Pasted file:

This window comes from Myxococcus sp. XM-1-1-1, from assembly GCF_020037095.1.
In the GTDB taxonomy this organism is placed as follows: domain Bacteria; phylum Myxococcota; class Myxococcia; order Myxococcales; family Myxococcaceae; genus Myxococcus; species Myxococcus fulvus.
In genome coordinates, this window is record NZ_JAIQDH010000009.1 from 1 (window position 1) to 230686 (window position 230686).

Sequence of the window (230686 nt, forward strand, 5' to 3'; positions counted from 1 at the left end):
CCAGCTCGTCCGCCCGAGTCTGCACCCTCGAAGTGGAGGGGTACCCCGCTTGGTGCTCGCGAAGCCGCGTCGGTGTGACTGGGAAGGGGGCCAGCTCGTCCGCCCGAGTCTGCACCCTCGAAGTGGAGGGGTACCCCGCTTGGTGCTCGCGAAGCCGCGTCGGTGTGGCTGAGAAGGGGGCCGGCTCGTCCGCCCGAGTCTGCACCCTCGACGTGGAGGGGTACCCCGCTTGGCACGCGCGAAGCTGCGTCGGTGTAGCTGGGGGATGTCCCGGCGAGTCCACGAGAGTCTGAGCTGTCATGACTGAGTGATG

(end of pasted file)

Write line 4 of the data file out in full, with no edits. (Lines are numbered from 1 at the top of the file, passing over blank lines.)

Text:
Sequence of the window (230686 nt, forward strand, 5' to 3'; positions counted from 1 at the left end):